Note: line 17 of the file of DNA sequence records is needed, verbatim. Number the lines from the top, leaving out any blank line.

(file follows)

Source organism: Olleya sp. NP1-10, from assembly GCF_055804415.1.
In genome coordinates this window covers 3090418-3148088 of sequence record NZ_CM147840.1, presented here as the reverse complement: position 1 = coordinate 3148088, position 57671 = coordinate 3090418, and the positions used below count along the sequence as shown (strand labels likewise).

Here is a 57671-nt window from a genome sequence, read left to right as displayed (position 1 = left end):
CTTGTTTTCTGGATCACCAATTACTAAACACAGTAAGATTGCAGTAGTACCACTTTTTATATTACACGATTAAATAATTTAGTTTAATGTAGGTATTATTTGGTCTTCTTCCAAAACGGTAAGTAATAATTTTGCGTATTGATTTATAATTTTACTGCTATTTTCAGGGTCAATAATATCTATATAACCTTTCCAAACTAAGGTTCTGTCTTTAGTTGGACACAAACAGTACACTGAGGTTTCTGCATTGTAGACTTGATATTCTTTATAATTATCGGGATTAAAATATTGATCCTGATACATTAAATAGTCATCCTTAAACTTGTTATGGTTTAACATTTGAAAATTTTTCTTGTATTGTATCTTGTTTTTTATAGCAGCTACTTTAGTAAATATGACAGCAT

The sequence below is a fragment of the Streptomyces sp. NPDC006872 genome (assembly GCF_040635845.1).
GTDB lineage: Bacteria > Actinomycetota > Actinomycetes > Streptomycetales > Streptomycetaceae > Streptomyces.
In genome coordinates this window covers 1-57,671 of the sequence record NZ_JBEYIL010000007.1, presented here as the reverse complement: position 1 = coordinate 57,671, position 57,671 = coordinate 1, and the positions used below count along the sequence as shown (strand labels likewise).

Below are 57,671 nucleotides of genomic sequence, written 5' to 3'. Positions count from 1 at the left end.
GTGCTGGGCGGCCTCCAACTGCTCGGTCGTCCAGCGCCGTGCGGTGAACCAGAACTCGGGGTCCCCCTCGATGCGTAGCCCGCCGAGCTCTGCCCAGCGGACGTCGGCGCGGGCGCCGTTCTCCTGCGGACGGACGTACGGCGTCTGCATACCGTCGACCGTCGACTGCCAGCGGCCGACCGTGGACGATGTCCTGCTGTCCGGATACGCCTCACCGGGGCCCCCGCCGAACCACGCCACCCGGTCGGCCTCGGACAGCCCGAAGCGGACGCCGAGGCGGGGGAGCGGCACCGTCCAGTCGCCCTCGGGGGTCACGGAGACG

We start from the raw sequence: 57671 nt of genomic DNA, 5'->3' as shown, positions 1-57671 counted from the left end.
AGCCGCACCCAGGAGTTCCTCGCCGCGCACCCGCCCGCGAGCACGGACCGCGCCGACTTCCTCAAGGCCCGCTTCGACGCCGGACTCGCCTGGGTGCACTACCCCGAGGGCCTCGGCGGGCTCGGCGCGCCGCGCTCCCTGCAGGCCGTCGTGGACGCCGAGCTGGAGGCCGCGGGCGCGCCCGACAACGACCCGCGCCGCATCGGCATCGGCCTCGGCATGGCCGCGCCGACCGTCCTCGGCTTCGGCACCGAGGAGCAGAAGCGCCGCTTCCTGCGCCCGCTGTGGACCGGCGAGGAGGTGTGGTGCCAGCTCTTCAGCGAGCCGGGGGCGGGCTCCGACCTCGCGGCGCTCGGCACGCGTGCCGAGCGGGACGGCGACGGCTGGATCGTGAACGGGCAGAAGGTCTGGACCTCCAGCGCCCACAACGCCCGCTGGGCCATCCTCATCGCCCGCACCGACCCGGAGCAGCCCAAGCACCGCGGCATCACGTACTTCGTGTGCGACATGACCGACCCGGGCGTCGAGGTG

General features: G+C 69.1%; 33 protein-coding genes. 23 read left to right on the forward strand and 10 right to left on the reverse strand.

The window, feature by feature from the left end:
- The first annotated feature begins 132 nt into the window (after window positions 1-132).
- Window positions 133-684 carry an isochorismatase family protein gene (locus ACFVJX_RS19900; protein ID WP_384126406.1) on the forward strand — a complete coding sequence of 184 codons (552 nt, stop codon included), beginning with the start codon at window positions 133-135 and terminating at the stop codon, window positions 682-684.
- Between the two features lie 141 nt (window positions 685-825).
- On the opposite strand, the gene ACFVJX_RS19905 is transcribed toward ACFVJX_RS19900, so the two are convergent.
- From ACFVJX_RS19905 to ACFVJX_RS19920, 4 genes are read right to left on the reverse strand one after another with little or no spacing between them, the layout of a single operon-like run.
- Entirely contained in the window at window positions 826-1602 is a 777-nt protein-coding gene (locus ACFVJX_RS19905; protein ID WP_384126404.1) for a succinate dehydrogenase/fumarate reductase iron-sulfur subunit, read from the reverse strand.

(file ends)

- On the opposite strand, the gene ACFVJX_RS19905 is transcribed toward ACFVJX_RS19900, so the two are convergent.